Taylor Swift’s New Song Leaves ‘ME!’ Disappointed

by Christianna Tran ‘20, Jenna Bloom ‘21, and Kara Thompson ‘20

Less than two years after the release of her album “Reputation,” Taylor Swift dropped her new single “ME!” on April 26.

The wait for this single seemed long, mostly due to the fact that Swift promoted it on her Twitter and Instagram for about the last month. However what got many even more excited, was that the night before its release Swift announced that it would feature Brendon Urie, alternative singer and member of Panic! At The Disco,  

The song release was overall very successful, as it’s now Vevo’s most viewed song in their first 24 hours of release so far. It was released along with a music video starring both singers.

Both Swift and Urie are renowned for their singing abilities and they lived up to that expectation for this single. Their vocals blended very nicely together, as if it were natural for them to be singing together. As well as stellar vocals, the song itself is very catchy and upbeat.

Despite all of this, when you really take time to listen to the song you start to see how empty the lyrics really are. The song revolves around the breakup of a couple, but the later realization that the victim of the breakup is unique and unlike anyone else. Swift attempted to send a message about embracing individuality and owning who you are. It’s a recycled version of various other pop songs out there, with lyrics and the video almost indistinguishable from  other songs of the decade. Coming from Swift, whose lyrics are usually much deeper and meaningful, fans were disappointed to hear a song without much meaning at all.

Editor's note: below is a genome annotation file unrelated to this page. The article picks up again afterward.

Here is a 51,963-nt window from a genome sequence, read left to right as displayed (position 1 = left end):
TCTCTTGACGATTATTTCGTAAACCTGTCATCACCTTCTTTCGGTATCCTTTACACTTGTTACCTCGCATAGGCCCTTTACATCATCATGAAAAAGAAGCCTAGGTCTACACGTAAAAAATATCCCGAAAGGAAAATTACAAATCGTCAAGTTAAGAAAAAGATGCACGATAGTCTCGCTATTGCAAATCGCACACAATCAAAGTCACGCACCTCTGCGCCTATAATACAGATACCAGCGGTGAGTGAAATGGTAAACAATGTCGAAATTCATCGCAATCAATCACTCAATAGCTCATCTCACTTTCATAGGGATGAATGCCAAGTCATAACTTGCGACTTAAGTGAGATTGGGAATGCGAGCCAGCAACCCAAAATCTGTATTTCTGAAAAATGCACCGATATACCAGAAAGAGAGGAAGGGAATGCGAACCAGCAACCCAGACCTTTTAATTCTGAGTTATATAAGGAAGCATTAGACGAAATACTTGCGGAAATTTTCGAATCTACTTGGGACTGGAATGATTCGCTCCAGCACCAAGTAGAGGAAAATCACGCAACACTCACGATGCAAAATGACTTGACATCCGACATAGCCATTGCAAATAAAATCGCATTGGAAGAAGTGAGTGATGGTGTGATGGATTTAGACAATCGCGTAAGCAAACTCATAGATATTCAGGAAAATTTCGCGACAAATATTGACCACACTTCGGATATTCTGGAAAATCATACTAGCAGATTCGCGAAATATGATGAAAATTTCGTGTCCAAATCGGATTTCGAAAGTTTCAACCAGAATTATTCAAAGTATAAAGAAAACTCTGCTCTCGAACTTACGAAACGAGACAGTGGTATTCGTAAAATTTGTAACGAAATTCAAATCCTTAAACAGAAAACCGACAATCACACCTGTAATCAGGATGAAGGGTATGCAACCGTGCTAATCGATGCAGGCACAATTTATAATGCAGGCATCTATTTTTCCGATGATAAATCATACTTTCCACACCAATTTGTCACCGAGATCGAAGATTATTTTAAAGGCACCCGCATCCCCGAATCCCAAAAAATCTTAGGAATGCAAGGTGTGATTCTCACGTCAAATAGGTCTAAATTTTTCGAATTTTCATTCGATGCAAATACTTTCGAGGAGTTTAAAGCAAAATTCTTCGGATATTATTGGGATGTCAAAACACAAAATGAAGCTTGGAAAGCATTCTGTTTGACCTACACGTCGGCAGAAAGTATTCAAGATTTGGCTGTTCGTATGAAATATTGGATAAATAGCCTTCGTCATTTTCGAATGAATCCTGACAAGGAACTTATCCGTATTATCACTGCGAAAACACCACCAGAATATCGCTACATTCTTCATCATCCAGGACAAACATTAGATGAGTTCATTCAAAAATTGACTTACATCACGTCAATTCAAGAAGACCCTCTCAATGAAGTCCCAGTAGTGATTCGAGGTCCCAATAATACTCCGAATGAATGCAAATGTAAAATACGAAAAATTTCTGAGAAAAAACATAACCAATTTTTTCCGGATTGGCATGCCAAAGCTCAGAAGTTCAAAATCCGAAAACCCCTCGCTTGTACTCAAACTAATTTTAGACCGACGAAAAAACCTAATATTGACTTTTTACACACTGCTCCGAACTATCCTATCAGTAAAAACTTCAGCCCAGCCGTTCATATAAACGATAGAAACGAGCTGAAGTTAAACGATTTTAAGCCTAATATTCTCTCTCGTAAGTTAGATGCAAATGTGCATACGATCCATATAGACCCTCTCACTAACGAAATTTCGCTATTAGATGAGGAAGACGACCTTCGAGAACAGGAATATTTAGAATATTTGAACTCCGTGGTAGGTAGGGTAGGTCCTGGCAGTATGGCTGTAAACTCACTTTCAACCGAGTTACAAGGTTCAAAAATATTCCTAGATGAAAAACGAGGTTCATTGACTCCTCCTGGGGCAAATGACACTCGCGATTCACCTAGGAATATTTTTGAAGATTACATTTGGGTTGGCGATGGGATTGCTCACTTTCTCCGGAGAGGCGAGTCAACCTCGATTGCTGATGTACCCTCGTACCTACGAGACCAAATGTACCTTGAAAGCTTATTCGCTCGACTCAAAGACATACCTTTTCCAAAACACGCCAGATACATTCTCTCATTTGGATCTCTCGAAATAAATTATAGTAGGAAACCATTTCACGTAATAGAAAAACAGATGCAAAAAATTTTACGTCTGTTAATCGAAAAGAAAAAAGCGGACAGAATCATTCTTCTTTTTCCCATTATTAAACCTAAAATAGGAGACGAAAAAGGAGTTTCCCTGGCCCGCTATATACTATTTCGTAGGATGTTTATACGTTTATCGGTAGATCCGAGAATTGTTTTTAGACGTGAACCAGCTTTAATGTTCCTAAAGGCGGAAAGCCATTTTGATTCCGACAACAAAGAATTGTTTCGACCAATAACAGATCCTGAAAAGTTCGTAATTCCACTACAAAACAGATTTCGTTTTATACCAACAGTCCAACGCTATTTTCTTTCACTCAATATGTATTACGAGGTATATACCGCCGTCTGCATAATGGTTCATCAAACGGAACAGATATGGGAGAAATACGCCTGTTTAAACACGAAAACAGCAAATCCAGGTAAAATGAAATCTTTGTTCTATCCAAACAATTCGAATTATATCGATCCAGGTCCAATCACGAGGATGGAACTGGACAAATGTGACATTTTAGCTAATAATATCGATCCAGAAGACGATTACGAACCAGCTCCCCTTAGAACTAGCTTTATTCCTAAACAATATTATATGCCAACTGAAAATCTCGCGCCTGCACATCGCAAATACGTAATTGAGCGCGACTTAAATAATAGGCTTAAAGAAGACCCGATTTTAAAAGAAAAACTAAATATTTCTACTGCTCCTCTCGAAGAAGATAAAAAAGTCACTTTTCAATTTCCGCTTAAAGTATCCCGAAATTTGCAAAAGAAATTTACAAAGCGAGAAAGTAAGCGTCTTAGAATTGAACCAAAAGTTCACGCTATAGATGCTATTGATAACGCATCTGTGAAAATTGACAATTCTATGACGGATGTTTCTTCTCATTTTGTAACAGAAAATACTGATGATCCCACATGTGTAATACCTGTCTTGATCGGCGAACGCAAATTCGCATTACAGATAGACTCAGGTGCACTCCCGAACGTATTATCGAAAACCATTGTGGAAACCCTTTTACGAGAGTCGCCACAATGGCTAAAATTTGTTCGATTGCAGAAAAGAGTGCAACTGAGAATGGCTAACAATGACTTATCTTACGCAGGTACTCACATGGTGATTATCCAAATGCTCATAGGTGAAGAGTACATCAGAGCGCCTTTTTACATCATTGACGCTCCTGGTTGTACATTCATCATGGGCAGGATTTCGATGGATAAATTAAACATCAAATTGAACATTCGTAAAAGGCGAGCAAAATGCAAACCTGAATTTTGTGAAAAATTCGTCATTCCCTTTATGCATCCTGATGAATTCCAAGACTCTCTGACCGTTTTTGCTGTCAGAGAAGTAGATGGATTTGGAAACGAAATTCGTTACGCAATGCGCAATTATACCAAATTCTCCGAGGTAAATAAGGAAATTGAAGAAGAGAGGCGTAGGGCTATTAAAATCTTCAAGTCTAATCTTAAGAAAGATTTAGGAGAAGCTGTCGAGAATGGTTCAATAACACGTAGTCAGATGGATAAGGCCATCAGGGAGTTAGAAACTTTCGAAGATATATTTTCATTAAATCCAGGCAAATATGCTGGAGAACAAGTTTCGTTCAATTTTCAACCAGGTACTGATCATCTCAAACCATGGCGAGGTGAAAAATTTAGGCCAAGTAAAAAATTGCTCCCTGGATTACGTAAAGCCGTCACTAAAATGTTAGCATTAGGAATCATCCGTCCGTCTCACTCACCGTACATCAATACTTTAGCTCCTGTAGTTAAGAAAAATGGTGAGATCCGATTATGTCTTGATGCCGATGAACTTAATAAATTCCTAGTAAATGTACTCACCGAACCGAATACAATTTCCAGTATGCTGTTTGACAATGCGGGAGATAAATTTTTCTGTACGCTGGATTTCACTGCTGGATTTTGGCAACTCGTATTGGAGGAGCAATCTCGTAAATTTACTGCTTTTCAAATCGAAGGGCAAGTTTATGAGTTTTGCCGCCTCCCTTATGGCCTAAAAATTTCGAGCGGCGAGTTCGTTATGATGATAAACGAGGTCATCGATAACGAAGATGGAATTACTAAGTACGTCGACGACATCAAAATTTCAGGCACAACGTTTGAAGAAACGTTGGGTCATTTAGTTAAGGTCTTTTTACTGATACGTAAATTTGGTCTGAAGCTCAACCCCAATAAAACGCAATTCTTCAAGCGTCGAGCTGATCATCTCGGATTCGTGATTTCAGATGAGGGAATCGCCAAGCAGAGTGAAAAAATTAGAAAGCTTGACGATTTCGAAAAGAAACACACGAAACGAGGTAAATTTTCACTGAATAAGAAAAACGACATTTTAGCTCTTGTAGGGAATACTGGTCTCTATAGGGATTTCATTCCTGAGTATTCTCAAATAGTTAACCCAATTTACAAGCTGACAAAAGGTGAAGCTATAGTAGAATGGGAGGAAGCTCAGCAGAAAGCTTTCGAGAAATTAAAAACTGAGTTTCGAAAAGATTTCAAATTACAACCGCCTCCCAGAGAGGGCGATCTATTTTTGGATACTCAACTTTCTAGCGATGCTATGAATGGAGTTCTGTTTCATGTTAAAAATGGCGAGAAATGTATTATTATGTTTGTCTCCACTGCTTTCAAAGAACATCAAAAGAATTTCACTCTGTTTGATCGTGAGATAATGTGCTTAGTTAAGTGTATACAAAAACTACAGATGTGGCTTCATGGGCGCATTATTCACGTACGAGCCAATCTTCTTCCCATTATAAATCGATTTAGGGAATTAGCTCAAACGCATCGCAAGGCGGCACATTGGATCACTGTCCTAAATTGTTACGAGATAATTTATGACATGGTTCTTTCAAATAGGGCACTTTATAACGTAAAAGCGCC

Although Swift worked hard to create an edgy persona around the release of “Reputation,” she completely regressed with the release of “ME!” With lyrics such as “Hey kids, Spelling is fun!” Swift seems to appeal to an even younger audience than she did in her country phase.

The lyrical content of this song failed to deliver. Taylor Swift is an amazing artist and this song unfortunately reflected poorly on her legacy.  

Grade: D+